Hee-larious!!! It was so freaking funny. It remind me of the time we (Marines)had a soccer tournament with the Navy. Their athletic directors,Petty Officers in charge, signed their ship’s team under two different names: only half the team showed up. Still, I respect my Navy brethren – we couldn’t have these good times without you guys. Semper Fi –

  3. Tom

    April 3, 2013 at 9:33 pm

    I was at that event with the Navy. I hated those that quit but made sure to be back for the final lap and celebration. PT the next Tuesday seemed brutal too.I was still so sore and Chief did not care that we just ran an 18-hour race.

  4. ET1(SS) Princess

    April 4, 2013 at 8:23 am

    I can’t get this shit-eatin’ grin off of my face because I know exactly what you are all talking about. I used to joke around that I only run 3 miles per year: 1.5 miles per PRT.

  5. Mark

    April 4, 2013 at 10:20 am

    You’re a good man! Way to tough it out.

  6. Gerald M

    April 4, 2013 at 4:06 pm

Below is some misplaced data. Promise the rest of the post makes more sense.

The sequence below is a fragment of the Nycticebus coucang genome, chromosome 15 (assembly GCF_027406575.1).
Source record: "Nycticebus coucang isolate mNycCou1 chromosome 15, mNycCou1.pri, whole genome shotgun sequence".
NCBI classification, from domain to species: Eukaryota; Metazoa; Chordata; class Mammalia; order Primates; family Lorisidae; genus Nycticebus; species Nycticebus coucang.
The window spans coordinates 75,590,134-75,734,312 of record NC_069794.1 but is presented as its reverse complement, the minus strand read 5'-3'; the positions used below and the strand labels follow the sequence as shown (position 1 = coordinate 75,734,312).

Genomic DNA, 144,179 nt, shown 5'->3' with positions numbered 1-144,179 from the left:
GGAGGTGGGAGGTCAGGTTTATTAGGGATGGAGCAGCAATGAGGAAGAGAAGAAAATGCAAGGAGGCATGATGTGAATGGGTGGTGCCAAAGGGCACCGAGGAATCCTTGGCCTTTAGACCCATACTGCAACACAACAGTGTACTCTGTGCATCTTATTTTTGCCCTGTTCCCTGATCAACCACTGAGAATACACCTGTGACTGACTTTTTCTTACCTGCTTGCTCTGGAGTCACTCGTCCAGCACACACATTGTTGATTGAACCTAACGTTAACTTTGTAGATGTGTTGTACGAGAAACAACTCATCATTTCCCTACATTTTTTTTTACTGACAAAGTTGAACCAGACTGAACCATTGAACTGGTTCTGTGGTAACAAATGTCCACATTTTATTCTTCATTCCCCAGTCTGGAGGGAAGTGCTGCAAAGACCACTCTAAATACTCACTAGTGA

you never know when being voluntold for a shit civie tasking works out in your favor. While at Drum in ’98 my 1SG came by my barrack rm to ask if I had dress blues and if they were ready to be worn. he asked me to report to bn hq in an hour. a couple NCO’s and myself were picked up by Div staff duty and driven to the NY state office bldg in downtown Watertown to help escort the contestants in the Miss NY pageant across the stage. If you think the Miss America contestants look good on TV you should see them behind stage, the second they hit the curtains their evening gowns and swim suits come flying off as they rush to the dressing room to change for the stage. And you wouldn’t believe the cat fights and name calling, we thought a few of them were going to come to blows while wearing nothing but thongs and nylons.

  7. Jason

    April 29, 2013 at 11:25 am

    Wow I cant believe he is wearing that!

  8. Stephen S

    August 15, 2013 at 12:29 am

    Here’s hoping Petty Officer Struck reads this.